GIS and Land Surveying Resources

Geographic information systems (GIS) use multiple data sources to create detailed informational models about an area based on a specific location or point on a map. These areas can be very small or as large as an ocean. All maps display locations, but GIS adds other data like the names of residents or population density on streets to create a more thorough understanding of an area.

What Is a GIS?

Have you ever entered the name of a restaurant or landmark into a map app on a smartphone? If so, you've used a GIS system. These systems overlay information like restaurant names onto maps. It allows users to not only get detailed, turn-by-turn directions to a location but also type in things like "Indian restaurant" to receive a list of all nearby Indian restaurants. GIS also allows maps to account for current traffic conditions to help users find the quickest, most efficient way to travel. Currently, the Environmental Systems Research Institute, or ESRI, is the leading organization behind GIS.

History of GIS

Mapmaking, also known as cartography, is a very old art and science for humankind. The Ancient Greeks made some of the oldest, still surviving maps. Maps were vital in the growth of trade routes, especially when sailors took to the high seas. However, for most of history, maps were relatively imprecise. They relied on people's memories and used primitive devices for their measurements. Satellites and aerial cameras have forever changed how people make maps and how accurate and precise those maps are. Since governments have always been one of the largest producers and consumers of maps, it makes sense that governments led the way in GIS development. Canada launched the first GIS back in the 1960s. Back then, the systems used punch cards read by a very large analog computer. As computers advanced technologically, so did GIS, until eventually systems were in place that allowed them to be used by the general public.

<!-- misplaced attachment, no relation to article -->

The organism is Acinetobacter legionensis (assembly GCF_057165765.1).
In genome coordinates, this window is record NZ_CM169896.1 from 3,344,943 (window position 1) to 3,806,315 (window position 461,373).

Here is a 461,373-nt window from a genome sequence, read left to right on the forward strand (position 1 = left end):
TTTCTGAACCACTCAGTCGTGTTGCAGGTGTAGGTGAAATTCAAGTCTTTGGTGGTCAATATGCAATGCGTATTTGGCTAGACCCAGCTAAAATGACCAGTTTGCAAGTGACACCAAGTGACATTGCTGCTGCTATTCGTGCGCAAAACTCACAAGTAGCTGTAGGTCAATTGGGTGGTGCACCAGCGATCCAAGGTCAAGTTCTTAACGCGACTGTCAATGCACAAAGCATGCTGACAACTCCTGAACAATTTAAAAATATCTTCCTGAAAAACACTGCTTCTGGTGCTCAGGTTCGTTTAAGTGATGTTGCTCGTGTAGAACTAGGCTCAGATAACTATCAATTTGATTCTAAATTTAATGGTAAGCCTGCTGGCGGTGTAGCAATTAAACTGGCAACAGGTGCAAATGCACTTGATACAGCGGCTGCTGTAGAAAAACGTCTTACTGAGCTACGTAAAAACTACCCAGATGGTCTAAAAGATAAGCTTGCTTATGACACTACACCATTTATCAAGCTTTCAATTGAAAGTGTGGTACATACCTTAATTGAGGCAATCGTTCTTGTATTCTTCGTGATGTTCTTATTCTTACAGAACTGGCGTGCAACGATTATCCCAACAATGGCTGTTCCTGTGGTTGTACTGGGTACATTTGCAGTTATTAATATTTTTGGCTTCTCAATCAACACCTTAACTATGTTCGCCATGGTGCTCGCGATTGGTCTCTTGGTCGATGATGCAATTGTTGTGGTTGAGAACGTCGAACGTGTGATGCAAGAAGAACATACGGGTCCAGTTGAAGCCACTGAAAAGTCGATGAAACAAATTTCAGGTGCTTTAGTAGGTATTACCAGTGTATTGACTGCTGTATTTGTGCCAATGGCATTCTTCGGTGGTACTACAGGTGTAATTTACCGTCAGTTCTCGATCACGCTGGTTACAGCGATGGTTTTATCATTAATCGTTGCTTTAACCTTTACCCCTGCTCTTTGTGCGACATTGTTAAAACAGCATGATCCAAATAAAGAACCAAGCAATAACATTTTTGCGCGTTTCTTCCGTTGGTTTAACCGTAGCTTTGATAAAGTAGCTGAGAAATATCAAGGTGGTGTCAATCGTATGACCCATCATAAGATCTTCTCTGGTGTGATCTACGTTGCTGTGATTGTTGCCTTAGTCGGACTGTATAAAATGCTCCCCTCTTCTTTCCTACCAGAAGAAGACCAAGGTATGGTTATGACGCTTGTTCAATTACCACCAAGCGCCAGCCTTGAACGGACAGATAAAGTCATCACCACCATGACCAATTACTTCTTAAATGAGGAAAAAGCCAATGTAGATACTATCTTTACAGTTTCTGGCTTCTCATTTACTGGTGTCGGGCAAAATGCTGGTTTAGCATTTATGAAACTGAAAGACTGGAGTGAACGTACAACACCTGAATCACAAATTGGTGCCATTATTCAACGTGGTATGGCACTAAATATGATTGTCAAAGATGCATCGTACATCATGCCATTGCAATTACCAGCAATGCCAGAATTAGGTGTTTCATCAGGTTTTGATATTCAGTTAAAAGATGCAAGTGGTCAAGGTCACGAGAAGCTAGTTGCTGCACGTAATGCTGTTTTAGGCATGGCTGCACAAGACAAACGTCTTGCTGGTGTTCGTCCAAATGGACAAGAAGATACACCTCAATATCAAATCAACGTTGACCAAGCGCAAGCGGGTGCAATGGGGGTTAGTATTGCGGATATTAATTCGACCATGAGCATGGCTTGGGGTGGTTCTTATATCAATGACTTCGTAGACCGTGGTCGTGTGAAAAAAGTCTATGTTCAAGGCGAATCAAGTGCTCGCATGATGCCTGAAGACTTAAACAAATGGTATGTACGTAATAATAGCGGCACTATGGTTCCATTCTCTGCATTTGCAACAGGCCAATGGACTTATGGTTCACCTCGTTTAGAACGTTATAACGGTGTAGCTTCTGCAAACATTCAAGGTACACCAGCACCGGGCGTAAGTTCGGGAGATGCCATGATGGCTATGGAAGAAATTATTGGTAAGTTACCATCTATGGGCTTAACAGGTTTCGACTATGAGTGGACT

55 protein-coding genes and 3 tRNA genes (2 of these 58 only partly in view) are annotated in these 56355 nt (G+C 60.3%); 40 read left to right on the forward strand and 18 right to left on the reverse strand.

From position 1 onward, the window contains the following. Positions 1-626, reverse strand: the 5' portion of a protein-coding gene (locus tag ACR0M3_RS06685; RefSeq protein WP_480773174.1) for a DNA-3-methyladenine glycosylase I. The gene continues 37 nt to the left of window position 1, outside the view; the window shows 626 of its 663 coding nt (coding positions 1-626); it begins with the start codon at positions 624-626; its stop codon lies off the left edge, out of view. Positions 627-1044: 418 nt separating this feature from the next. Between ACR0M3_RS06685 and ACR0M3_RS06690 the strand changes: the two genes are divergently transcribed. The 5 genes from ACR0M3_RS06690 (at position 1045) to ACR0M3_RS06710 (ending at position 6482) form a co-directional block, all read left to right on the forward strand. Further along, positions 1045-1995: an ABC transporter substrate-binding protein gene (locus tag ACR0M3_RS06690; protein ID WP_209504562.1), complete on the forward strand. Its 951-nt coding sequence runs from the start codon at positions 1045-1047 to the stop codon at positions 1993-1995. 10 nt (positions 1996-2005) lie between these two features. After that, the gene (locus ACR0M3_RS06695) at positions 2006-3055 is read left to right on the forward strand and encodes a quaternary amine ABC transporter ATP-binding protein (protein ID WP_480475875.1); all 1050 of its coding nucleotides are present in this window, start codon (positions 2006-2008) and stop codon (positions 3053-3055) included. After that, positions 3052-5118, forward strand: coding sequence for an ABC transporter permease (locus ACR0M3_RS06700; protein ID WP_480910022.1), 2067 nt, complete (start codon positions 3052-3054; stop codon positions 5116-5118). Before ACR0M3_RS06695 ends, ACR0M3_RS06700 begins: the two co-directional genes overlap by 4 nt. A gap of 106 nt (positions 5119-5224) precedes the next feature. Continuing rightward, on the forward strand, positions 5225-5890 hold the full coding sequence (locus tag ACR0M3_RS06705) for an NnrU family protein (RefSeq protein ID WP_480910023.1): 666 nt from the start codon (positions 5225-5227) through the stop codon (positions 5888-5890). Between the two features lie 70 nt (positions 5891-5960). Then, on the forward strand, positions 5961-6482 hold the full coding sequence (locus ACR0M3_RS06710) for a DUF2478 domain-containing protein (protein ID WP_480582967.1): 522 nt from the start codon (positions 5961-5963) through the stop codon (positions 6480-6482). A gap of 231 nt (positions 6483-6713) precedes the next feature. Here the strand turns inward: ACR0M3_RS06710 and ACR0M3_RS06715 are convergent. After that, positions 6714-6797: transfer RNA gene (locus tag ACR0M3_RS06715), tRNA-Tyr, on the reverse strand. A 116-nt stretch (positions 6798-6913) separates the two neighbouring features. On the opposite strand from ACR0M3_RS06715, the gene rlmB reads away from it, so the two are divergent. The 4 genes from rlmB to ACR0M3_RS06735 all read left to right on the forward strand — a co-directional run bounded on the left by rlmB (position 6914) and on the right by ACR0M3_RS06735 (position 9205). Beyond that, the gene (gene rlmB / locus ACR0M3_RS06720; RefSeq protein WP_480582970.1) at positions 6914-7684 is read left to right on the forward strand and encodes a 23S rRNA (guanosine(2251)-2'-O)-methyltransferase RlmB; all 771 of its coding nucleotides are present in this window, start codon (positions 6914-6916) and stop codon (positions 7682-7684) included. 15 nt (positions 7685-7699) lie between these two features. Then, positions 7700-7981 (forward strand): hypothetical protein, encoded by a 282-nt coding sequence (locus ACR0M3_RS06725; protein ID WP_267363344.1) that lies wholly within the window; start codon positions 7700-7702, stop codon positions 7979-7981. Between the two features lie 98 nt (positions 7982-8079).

How Does a GIS Work?

GIS needs two things to function. One is map data, and the other is the user's location. No matter how complicated or advanced any GIS is, these two things are the heart of its functioning. So yes, NASA GIS and the GIS that powers Apple Maps work in basically the same way. Once the location parameters have been established, the system overlays relevant data in layers. Think about a city block. The layers will include road data, street numbers, nearby railroad crossings, and information about all businesses on that block.

Uses of a GIS

There are endless uses for GIS. Everyone from tourists needing walking directions to a nearby museum to climate change experts studying how weather patterns impact certain terrains uses GIS. Think about weather maps distributed by the local news and smartphone weather apps. Both are possible thanks to GIS. Another common use that most people see is the electoral maps on the internet and the news during Election seasons. Both pre-election polling and predictions and maps showing results are possible with GIS.

Glossary of Terms

GIS, like all fields, has specific phrases and terms used to describe its various functions and practices. ArcGIS, for example, is a variety of programs that work together to use GIS and make new types of maps and information modeling possible. Topography is an older term that's been around since maps were hand-drawn that describes the study of a planet's terrain. Cartography is another word for mapmaking. Geocoding is when specific points are added to a map based on a location's street address.

Careers in GIS

GIS is a rapidly growing field with rising demand across various industries. For example, all industries and organizations impacted by climate change use GIS to understand how it will impact their business or organization. City planners use GIS to visualize how people move through a city. Even sewage engineers use GIS when designing or upgrading systems. Everyday demand for more sophisticated and yet easy-to-use GIS interfaces grows the need for designers to create these apps and interfaces grows with it. Governments and other organizations need people who can analyze data and use GIS to develop models. Land surveyors also use GIS and are in hot demand.

Land Surveying Resources